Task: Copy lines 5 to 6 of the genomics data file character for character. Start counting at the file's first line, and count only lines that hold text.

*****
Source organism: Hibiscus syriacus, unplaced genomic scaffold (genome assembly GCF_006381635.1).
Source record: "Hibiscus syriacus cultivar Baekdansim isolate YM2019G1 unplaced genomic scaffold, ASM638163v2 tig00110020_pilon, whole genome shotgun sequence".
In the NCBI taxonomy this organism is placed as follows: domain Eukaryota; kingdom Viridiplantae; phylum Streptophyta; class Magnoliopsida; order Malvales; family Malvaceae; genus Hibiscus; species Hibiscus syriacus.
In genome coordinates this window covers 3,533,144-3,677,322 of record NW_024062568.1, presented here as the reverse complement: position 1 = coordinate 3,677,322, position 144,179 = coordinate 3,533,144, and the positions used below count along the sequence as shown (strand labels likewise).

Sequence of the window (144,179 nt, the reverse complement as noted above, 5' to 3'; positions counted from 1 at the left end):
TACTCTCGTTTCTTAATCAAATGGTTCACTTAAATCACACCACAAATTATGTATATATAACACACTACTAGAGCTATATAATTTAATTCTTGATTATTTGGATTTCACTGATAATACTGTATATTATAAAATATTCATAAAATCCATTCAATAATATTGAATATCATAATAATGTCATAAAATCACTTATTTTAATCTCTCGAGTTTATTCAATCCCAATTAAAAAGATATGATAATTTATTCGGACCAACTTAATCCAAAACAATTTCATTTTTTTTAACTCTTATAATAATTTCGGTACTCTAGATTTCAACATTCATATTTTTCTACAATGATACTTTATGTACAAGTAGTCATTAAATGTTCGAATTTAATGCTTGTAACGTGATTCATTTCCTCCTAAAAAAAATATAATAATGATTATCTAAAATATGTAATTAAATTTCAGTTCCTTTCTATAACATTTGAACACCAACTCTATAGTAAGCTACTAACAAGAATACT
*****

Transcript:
Sequence of the window (144,179 nt, the reverse complement as noted above, 5' to 3'; positions counted from 1 at the left end):
TACTCTCGTTTCTTAATCAAATGGTTCACTTAAATCACACCACAAATTATGTATATATAACACACTACTAGAGCTATATAATTTAATTCTTGATTATTTGGATTTCACTGATAATACTGTATATTATAAAATATTCATAAAATCCATTCAATAATATTGAATATCATAATAATGTCATAAAATCACTTATTTTAATCTCTCGAGTTTATTCAATCCCAATTAAAAAGATATGATAATTTATTCGGACCAACTTAATCCAAAACAATTTCATTTTTTTTAACTCTTATAATAATTTCGGTACTCTAGATTTCAACATTCATATTTTTCTACAATGATACTTTATGTACAAGTAGTCATTAAATGTTCGAATTTAATGCTTGTAACGTGATTCATTTCCTCCTAAAAAAAATATAATAATGATTATCTAAAATATGTAATTAAATTTCAGTTCCTTTCTATAACATTTGAACACCAACTCTATAGTAAGCTACTAACAAGAATACT